School of Materials Science & Engineering (MSE)

​​​Name of NTU Supervisor

Research Title

Professor Bo Liedberg Gold Nanoparticles based Colorimetric Sensor for Phenylalanine

Phenylketonuria (PKU) is a rare inherited genetic disorder that affects approximately one in 15,000 babies born in the USA. Effective management of PKU requires rapid and easy-to-use measurement of blood phenylalanine, but current blood tests for phenylalanine require a visit to a clinician or a self-administered blood draw and subsequent testing by a laboratory. To help monitoring the levels of Phenylalanine at home, we are designing a colorimetric sensor based on gold nanoparticles. By controlling the aggregation of the gold nanoparticles, the presence of phenylalanine can be detected from the color changes of the nanoparticles. This colorimetric assay detects the phenylalanine presence in the urine. It offers a quick and simple way to monitor the PKU disorder at home. Moreover, this assay did not require blood draw and can be done easily without the help of clinician.

Professor Bo Liedberg Paper based carbon nanotube gas sensors for volatile organic compound assay

Gas sensing properties of carbon nanotube (CNT) incorporated with polymeric materials will be investigated. The main objective of the project is to design and fabricate sensitive and field deployable gas sensors to detect wide range chemical and toxic gases. Polymeric membranes impregnated with single walled CNT will be used to fabricate gas responsive resistor devices. Gas sensing is subsequently achieved via monitoring the changes in their resistance upon exposure to volatile organic compounds (VOC). In this study, various polymeric membranes will be evaluated for CNT adsorption. Polymeric recognition molecules will be incorporated with SWCNT for achieving differential sensing of gas molecules. Contact angle measurements and field emission scanning electron microscopy will be used to characterize the composite materials.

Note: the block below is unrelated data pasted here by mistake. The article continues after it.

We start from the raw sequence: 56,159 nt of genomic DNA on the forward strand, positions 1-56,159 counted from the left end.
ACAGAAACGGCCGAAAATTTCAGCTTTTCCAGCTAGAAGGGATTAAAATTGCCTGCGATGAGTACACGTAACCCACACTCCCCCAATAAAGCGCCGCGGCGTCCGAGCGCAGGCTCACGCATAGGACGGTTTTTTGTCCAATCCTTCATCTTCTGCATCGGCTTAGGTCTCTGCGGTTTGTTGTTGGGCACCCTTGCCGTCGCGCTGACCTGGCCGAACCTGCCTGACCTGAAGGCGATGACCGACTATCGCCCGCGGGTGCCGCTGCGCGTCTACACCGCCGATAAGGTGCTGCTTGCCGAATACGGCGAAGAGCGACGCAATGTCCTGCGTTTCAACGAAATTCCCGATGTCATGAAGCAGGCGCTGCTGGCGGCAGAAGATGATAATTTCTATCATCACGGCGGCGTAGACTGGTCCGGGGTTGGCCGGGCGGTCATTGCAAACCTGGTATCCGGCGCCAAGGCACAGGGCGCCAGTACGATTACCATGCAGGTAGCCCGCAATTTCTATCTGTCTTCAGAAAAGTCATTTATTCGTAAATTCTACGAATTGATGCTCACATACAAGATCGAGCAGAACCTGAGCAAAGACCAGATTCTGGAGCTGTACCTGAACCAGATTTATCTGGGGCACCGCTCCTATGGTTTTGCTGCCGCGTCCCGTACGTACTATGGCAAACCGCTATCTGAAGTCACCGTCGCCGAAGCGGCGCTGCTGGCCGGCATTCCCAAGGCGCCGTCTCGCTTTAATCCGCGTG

Professor Bo Liedberg Designed Polymer Coatings on Various Surfaces with Anti-fouling Property

The project aims to offer novel solutions to design and fabricate polymer coatings on various surfaces, focusing on reducing biofouling effect of the surfaces. Biofouling is a common occurrence in the biological world which is highly undesirable in some analytical, healthcare and industrial applications. Introducing new materials with proper structure to the surfaces would provide distinct chemical and physical characteristics for minimizing biofouling. Design, synthesis, characterization of the polymer coatings and their properties (such as anti-fouling, etc.) would be investigated. The candidate will develop polymer synthesis and surface coating methods. The candidate will be trained to utilize characterization techniques such as atomic force microscopy, electrochemistry, Fourier-transformed infra-red spectrometry, scanning electron microscopy and EDX.

Professor Bo Liedberg Understanding nuclei formation and growth of gold nanoparticles within large- and giant- unilamellar liposomes (LUVs and GUVs)